Patricia Janssen's study Outcomes of Planned Home Births vs Planned Hospital Births in British Columbia (CMAJ, 2002) is often cited as showing that homebirth is as safe as hospital birth. I have criticized the study on several occasions in the past. Not surprisingly, I am not alone. The Canadian Medical Association Journal published 7 letters to the editor critical of the study's statistical methods and the conclusions of the study, specifically the fact that the homebirth and hospital groups were not the same and that the homebirth group had 2 perinatal deaths and the hospital group had none. The CMAJ offered Janssen an opportunity to reply to her critics. Her response includes the following:
Although we tried to ensure that comparison groups met eligibility criteria for home birth, women who choose home birth differ from those who select hospital birth in both measurable and unmeasurable ways...
The purpose of our study was not to determine which method of care was better, home vs. hospital, [my emphasis] but rather to assess whether, at the 2-year interval, home birth was safe enough to continue to be offered as a choice for women in the context of ongoing evaluation.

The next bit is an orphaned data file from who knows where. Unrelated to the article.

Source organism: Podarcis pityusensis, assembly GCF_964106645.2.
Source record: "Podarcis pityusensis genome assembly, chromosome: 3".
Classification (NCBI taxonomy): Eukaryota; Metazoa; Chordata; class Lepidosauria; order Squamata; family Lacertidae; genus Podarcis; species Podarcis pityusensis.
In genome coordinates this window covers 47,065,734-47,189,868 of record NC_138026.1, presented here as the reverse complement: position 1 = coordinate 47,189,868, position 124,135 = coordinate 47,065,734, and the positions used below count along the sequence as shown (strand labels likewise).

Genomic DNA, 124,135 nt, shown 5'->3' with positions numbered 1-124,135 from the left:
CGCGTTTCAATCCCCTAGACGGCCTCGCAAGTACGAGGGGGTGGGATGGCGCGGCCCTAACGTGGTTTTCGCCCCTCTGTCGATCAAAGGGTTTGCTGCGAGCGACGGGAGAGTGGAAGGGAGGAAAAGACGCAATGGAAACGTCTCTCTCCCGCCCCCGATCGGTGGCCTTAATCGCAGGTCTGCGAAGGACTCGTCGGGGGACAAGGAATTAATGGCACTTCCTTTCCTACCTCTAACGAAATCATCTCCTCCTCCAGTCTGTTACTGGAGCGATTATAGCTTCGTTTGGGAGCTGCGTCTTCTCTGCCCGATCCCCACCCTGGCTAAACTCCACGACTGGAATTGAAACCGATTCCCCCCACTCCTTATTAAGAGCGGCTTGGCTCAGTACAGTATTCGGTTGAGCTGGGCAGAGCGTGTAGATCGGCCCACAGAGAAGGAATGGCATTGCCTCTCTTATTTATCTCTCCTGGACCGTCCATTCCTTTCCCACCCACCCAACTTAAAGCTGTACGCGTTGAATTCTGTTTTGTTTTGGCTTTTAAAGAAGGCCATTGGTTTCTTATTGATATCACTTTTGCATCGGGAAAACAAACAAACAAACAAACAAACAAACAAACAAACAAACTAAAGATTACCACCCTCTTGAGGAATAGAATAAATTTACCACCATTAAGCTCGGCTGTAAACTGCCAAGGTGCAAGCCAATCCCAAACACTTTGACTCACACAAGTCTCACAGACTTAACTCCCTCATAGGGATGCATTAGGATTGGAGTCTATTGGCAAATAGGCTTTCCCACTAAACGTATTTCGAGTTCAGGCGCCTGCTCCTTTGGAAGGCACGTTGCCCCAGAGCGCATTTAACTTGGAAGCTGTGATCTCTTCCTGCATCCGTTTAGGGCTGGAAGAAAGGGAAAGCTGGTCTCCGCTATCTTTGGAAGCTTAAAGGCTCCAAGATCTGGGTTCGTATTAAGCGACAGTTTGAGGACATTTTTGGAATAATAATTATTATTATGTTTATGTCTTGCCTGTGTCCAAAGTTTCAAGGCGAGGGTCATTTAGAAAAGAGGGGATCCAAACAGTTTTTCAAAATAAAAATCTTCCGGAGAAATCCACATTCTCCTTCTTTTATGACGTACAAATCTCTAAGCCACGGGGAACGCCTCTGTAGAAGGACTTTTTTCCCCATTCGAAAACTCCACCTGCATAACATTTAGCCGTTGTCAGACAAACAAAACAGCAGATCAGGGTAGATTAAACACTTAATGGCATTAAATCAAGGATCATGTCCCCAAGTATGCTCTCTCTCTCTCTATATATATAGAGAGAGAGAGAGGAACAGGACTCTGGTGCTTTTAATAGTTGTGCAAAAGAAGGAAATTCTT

The small number of adverse outcomes among an essentially healthy population of women limits the power of a single study to make valid conclusions.So Dr. Janssen herself, the lead author of the study, acknowledged in response to criticism that the homebirth group was NOT equivalent to the hospital group in risk, that the study was NOT to determine whether homebirth is as safe as hospital birth and that the study is limited in its ability to make VALID conclusions. Therefore, homebirth advocates should not be citing it as a study that shows homebirth to be as safe as hospital birth.
This piece first appeared on Homebirth Debate in June 2006.